airline travel

You Don’t Need an Excuse to be Socially Excellent

by Dr. Colleen Coffey-Melchiorre

Traveling with #BabyJune so far been an absolute blast. I enjoy some aspects of travel, mostly the making of new friends. I try hard to practice my craft on planes – being friendly, being a host, and loving others in whatever space they are in (even if they are taking up too much of it). I like to observe people in airports and on planes a lot, and I’ve noticed that in airports, people are nervous and hurried.

They are often confused by the lingo and the rules and regulations, and people get really angry about lines and delays. As a general rule, in airports people eat crappy food and get crappy service and may even have to stop to get a nine-dollar bottle of water that they will be forced to consume on the floor, or crammed next to a stranger like a sardine. This part of travel reminds me of sorority recruitment: letters and rules we don’t understand, being herded like cattle from one party to the next, only to sit in a crowded place to attempt conversation.

So, I understand why people can get a little cranky when traveling. That’s why traveling with my baby daughter this summer has been so eye-opening. Babies remind us of a gentler time, maybe when we were parents or aunts and uncles or sitters. After all, the one thing we all have in common is that we were all babies at one time or another. Babies are therapy and they make us slow down. They are so helpless that we can’t help but offer up compassion. How have people reacted to #BabyJune on a plane, airports, hotels, rental cars, and Uber rides? So far, quite beautifully actually.

I have always witnessed the beauty of the human condition through my children. People hold the door for me, try desperately to figure out my stroller, offer to hold her, help me charge my phone, throw trash away for me, smile and laugh when she does too, and lean in when she’s unhappy.  Strangers turn into friends and want to know her and know me. When a baby is around, curiosity and generosity come naturally. I think this is because parents can’t help but espouse authenticity and vulnerability, especially during travel.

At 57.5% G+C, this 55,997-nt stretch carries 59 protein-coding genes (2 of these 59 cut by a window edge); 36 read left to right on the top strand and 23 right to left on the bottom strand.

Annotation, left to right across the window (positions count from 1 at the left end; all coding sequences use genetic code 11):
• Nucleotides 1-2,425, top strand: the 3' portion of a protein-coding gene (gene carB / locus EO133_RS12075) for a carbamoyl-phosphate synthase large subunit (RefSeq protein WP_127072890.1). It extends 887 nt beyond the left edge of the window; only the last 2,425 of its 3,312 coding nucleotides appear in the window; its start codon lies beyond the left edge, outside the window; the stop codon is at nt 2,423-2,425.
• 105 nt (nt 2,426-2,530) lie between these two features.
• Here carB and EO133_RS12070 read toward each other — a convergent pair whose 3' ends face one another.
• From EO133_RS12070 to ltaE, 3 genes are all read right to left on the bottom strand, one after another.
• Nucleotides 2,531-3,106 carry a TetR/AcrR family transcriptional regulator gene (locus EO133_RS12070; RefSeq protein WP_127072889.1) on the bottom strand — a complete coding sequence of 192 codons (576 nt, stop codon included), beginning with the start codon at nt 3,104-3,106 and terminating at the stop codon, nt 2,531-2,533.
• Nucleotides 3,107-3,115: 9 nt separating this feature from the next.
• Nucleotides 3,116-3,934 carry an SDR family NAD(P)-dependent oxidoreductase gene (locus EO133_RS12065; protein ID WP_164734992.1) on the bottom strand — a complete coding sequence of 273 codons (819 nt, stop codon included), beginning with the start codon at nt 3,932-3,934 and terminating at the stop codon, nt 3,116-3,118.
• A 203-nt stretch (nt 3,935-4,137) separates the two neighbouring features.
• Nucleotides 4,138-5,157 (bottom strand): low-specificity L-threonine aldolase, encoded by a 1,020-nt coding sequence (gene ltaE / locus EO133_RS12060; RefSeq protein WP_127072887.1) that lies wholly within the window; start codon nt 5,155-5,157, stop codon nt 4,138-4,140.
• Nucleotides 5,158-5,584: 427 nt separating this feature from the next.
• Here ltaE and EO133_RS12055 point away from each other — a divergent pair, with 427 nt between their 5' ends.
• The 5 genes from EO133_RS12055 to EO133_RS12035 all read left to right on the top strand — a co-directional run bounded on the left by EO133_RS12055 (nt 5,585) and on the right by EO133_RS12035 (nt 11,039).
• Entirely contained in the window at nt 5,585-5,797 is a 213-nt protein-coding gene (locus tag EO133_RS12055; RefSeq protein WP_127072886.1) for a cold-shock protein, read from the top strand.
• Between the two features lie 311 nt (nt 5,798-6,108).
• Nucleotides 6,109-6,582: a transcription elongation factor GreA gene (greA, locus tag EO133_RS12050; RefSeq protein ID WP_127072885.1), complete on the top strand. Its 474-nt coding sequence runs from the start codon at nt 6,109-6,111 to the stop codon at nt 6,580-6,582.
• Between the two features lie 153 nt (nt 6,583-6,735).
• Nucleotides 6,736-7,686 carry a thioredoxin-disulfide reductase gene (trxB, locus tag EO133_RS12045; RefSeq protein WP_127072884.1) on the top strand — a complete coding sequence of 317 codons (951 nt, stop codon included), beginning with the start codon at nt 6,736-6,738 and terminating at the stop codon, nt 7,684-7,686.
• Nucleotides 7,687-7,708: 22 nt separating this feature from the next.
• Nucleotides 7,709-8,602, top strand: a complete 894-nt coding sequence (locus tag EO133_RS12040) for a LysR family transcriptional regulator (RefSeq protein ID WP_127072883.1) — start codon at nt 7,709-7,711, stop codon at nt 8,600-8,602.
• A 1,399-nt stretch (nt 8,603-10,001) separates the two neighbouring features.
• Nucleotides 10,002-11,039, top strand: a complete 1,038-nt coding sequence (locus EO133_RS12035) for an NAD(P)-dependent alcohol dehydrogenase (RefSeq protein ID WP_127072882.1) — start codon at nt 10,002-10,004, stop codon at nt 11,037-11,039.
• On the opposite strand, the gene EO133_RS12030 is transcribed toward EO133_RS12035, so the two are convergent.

Curiosity, generosity, authenticity, and vulnerability are the pillars of Social Excellence. Social Excellence is what I see all around me when traveling with a baby, and it’s caused me to wonder why the same is not true in another, more conventional circumstance. Why don’t we show compassion to others as we do a child? We look at our watches and hem and haw when an elderly person takes far too long through a security line, but what about a mother with baby? We offer to help, we carry things, and we carry her through it.

We are not conditioned to talk to strangers at all, but a baby on-board a plane elicits smiles and coos and questions. Without a baby involved, we wouldn’t dare literally crawl over the lap of an overweight person to help them buckle a seatbelt, throw trash away for a busy stranger, or make intentional eye contact with someone else to smile warmly and laugh a little together. But, maybe we should.

When you stop and think about the road you are traveling, whether on foot around the corner or sailing half-way around the world, consider how you choose to beautify the situation. Being generous and curious has its rewards. The human contact you receive in return is a gift that’s like nothing else you’ll ever feel.

Cool people care.

It’s that simple, and you don’t need an “in” like a baby, a commonality, or a shared desire. You just need to show up being willing to choose Social Excellence. You also don’t need an excuse to be authentically and vulnerably you. I have the great fortune of being forced into authentic and vulnerable existence because of many circumstances in my life, but those aside I’d choose to show up this way anyway because it feels good to just be me. I don’t care what people think – I care about how they feel.

This month, thousands of students will walk onto a college campus to start a new year, and I hope that they feel welcomed and loved. I hope they choose to be hosted and do the hosting. I hope they choose to be social and be excellent. As my travels take me to so many sorority chapters and communities, I feel blessed to be on the journey along with my daughter – and I look forward to continuing to practice my craft of Social Excellence wherever my travels take me this Fall!